-Thomas Friedman

Build it and they will come.
Like those who have built greatness in the past, like the Pharaohs who did not hesitate, the new Egyptian government must not hesitate; it must proceed immediately to serve its own interest by embarking on infrastructure improvements to tourist attractions, transportation, and the quality of its cities. Improving factors like walkability, building codes, and encouraging small business growth in vacant or abandoned outlets in exchange for improvement. Primary concerns should surround main landmarks initially, removing corruption, and encouraging legitimate enterprise with the support of the Egyptian government.

The secondary goal should be to attract the foreign investment in these sectors to facilitate an expansion of these initial goals, and to bring in outside tourism knowledge. This may be done through long-term contracts offering economic benefits without taxation, or a partial stakeholdership in partnership with the Egyptian people.

The third and last goal should be the future of Egypt. It’s not enough to just save Egypt from destruction, not enough to reduce unemployment and bring peace. Egypt has the opportunity to fulfill a destiny, a legacy set in place during the first civilizations of mankind. Cairo was, and is, the city of the Gods, and finding that unique balance of marketing the mythology alongside the current belief systems of the people should be their goal. The capacity of change has always lurked within the shadows of the great monuments of the country, and those same monuments stand as proof to what happens when a vision of the future is manifested by the collective will of the people for the betterment of all. In fact, the pyramids themselves can be seen as the original infrastructure of Egypt, and proof that if you build it- they will come.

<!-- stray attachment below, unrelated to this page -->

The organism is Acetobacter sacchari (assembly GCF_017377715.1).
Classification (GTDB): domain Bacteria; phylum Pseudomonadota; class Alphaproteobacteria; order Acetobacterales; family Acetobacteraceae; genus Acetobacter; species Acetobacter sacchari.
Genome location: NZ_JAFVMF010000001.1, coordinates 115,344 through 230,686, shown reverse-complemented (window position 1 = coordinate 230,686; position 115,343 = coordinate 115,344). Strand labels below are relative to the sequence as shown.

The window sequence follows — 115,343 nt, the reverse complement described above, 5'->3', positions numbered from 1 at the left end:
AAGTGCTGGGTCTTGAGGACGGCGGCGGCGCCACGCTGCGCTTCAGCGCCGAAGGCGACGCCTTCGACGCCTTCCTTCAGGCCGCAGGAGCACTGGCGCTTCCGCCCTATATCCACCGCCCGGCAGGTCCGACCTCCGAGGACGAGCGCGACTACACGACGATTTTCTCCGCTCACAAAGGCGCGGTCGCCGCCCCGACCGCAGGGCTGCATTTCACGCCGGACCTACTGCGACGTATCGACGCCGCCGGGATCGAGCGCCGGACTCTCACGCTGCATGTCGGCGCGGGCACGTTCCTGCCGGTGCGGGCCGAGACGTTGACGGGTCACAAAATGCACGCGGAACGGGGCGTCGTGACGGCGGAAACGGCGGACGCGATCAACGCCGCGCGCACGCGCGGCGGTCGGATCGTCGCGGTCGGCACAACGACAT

Egypt is not a country we live in but a country that lives within us.
-Pope Shenouda III